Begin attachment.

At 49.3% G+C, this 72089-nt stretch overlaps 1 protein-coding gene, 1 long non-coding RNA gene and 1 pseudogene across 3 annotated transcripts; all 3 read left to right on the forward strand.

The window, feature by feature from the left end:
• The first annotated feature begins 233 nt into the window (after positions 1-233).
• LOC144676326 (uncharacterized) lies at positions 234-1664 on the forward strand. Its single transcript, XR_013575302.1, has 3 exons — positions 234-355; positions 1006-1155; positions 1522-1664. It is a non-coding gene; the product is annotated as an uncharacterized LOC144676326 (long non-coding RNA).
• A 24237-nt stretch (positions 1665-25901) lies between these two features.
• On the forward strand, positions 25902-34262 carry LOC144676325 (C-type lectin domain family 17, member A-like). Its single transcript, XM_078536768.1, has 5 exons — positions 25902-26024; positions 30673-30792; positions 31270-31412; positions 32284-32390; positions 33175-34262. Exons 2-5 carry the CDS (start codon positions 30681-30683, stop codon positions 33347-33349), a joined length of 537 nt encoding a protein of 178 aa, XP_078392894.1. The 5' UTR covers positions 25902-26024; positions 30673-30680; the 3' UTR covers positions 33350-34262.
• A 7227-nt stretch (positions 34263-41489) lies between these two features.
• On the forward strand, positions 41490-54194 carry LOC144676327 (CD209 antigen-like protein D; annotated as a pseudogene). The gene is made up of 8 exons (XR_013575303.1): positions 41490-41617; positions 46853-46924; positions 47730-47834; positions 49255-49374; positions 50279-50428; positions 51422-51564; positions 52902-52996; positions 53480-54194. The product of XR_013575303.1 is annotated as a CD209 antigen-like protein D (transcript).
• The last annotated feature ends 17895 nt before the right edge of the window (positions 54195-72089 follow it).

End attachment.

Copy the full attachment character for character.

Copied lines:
At 49.3% G+C, this 72089-nt stretch overlaps 1 protein-coding gene, 1 long non-coding RNA gene and 1 pseudogene across 3 annotated transcripts; all 3 read left to right on the forward strand.

The window, feature by feature from the left end:
• The first annotated feature begins 233 nt into the window (after positions 1-233).
• LOC144676326 (uncharacterized) lies at positions 234-1664 on the forward strand. Its single transcript, XR_013575302.1, has 3 exons — positions 234-355; positions 1006-1155; positions 1522-1664. It is a non-coding gene; the product is annotated as an uncharacterized LOC144676326 (long non-coding RNA).
• A 24237-nt stretch (positions 1665-25901) lies between these two features.
• On the forward strand, positions 25902-34262 carry LOC144676325 (C-type lectin domain family 17, member A-like). Its single transcript, XM_078536768.1, has 5 exons — positions 25902-26024; positions 30673-30792; positions 31270-31412; positions 32284-32390; positions 33175-34262. Exons 2-5 carry the CDS (start codon positions 30681-30683, stop codon positions 33347-33349), a joined length of 537 nt encoding a protein of 178 aa, XP_078392894.1. The 5' UTR covers positions 25902-26024; positions 30673-30680; the 3' UTR covers positions 33350-34262.
• A 7227-nt stretch (positions 34263-41489) lies between these two features.
• On the forward strand, positions 41490-54194 carry LOC144676327 (CD209 antigen-like protein D; annotated as a pseudogene). The gene is made up of 8 exons (XR_013575303.1): positions 41490-41617; positions 46853-46924; positions 47730-47834; positions 49255-49374; positions 50279-50428; positions 51422-51564; positions 52902-52996; positions 53480-54194. The product of XR_013575303.1 is annotated as a CD209 antigen-like protein D (transcript).
• The last annotated feature ends 17895 nt before the right edge of the window (positions 54195-72089 follow it).